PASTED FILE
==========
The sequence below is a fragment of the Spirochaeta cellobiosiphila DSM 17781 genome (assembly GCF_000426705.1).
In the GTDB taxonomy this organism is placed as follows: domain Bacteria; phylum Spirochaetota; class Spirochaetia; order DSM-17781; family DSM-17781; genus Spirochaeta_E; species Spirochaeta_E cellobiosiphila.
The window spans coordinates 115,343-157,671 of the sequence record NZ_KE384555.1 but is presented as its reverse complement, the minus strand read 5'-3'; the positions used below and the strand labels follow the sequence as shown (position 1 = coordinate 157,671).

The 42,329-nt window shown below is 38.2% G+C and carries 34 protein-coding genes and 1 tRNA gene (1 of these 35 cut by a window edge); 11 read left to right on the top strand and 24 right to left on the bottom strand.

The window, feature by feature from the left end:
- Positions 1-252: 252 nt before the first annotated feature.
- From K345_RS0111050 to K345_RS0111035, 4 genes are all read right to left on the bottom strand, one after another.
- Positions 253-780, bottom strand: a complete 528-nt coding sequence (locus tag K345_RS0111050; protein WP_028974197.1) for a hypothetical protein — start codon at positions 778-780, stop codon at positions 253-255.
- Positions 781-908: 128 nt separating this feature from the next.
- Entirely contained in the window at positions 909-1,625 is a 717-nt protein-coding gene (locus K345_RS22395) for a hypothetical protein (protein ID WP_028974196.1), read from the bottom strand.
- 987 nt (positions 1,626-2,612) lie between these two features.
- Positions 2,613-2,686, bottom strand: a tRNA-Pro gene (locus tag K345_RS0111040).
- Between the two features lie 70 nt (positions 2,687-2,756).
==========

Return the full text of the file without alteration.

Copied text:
The sequence below is a fragment of the Spirochaeta cellobiosiphila DSM 17781 genome (assembly GCF_000426705.1).
In the GTDB taxonomy this organism is placed as follows: domain Bacteria; phylum Spirochaetota; class Spirochaetia; order DSM-17781; family DSM-17781; genus Spirochaeta_E; species Spirochaeta_E cellobiosiphila.
The window spans coordinates 115,343-157,671 of the sequence record NZ_KE384555.1 but is presented as its reverse complement, the minus strand read 5'-3'; the positions used below and the strand labels follow the sequence as shown (position 1 = coordinate 157,671).

The 42,329-nt window shown below is 38.2% G+C and carries 34 protein-coding genes and 1 tRNA gene (1 of these 35 cut by a window edge); 11 read left to right on the top strand and 24 right to left on the bottom strand.

The window, feature by feature from the left end:
- Positions 1-252: 252 nt before the first annotated feature.
- From K345_RS0111050 to K345_RS0111035, 4 genes are all read right to left on the bottom strand, one after another.
- Positions 253-780, bottom strand: a complete 528-nt coding sequence (locus tag K345_RS0111050; protein WP_028974197.1) for a hypothetical protein — start codon at positions 778-780, stop codon at positions 253-255.
- Positions 781-908: 128 nt separating this feature from the next.
- Entirely contained in the window at positions 909-1,625 is a 717-nt protein-coding gene (locus K345_RS22395) for a hypothetical protein (protein ID WP_028974196.1), read from the bottom strand.
- 987 nt (positions 1,626-2,612) lie between these two features.
- Positions 2,613-2,686, bottom strand: a tRNA-Pro gene (locus tag K345_RS0111040).
- Between the two features lie 70 nt (positions 2,687-2,756).